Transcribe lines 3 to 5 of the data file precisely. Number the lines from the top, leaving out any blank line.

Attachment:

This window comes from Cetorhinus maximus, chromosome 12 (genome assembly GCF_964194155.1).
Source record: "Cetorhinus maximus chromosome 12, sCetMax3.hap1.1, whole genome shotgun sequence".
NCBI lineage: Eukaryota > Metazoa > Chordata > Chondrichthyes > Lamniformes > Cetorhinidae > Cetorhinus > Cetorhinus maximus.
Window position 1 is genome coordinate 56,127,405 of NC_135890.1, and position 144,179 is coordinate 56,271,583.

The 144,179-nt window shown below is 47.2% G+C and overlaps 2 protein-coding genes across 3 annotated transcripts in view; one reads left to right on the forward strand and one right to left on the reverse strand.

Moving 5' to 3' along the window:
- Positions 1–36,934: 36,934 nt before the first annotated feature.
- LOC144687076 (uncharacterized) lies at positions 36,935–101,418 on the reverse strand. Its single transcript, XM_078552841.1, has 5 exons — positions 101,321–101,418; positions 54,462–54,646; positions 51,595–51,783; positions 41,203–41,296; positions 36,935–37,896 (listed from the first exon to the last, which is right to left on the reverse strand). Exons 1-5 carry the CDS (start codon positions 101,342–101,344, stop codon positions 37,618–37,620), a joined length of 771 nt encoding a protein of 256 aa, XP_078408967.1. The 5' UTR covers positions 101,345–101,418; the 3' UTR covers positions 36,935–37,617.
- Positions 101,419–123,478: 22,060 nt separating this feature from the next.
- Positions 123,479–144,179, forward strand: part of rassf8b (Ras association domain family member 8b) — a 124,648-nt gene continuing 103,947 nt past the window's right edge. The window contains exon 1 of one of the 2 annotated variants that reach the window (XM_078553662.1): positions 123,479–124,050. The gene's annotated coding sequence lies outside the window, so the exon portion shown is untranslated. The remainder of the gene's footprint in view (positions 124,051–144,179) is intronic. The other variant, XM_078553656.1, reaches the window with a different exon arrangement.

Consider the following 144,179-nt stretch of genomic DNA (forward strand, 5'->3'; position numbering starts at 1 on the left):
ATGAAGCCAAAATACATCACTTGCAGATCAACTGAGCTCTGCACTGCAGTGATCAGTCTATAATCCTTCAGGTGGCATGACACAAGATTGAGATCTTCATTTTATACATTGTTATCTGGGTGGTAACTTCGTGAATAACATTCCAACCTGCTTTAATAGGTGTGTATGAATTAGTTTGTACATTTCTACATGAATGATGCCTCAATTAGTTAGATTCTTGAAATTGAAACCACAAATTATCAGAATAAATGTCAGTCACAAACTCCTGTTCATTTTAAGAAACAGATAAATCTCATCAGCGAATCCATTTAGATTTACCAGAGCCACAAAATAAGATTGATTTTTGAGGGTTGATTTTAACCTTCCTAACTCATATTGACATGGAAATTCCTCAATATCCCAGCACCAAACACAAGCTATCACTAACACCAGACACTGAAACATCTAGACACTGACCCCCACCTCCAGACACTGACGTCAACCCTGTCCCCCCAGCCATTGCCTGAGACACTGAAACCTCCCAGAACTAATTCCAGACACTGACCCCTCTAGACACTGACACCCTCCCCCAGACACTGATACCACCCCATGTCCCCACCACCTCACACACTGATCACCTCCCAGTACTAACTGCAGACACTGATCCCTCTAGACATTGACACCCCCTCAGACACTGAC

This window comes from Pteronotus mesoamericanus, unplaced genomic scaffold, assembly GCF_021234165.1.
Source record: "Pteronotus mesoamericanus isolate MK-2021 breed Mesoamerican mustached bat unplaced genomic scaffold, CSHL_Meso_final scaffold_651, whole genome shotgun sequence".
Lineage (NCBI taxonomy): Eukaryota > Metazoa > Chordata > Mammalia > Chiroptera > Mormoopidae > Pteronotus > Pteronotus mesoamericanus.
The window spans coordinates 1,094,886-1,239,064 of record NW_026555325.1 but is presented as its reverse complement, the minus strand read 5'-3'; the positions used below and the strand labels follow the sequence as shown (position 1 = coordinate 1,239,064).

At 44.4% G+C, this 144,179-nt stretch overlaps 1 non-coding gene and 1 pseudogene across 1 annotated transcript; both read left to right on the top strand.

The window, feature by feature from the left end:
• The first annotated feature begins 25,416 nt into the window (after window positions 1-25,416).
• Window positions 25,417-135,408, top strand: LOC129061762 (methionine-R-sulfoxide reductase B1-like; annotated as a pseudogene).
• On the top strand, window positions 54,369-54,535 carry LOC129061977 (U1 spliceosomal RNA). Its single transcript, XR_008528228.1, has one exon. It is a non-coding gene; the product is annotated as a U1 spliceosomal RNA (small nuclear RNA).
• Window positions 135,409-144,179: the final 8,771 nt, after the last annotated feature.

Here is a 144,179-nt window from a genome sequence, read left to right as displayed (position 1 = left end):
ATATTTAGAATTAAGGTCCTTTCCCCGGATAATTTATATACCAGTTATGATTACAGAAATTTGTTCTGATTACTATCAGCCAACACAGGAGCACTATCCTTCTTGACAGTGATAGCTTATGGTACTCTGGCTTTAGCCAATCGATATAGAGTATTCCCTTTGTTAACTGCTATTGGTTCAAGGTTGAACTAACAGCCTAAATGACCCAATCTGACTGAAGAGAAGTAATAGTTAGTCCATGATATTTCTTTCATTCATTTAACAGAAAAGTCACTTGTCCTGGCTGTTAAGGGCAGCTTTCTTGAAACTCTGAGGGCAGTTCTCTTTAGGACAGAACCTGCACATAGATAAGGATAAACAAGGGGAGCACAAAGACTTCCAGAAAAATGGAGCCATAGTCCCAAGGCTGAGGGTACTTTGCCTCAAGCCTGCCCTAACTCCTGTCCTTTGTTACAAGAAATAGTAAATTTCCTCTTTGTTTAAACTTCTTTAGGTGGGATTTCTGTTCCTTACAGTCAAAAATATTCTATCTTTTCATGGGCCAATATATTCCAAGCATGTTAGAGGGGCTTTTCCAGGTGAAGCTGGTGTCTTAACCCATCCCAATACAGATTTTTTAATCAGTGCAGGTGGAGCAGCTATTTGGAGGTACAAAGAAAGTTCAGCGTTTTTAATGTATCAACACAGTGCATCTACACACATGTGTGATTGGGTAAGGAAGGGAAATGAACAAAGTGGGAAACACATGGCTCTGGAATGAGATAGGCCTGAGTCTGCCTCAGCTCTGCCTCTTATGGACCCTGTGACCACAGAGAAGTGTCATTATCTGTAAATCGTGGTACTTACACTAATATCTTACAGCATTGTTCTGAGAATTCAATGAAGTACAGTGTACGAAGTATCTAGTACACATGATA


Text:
NCBI lineage: Eukaryota > Metazoa > Chordata > Chondrichthyes > Lamniformes > Cetorhinidae > Cetorhinus > Cetorhinus maximus.
Window position 1 is genome coordinate 56,127,405 of NC_135890.1, and position 144,179 is coordinate 56,271,583.

The 144,179-nt window shown below is 47.2% G+C and overlaps 2 protein-coding genes across 3 annotated transcripts in view; one reads left to right on the forward strand and one right to left on the reverse strand.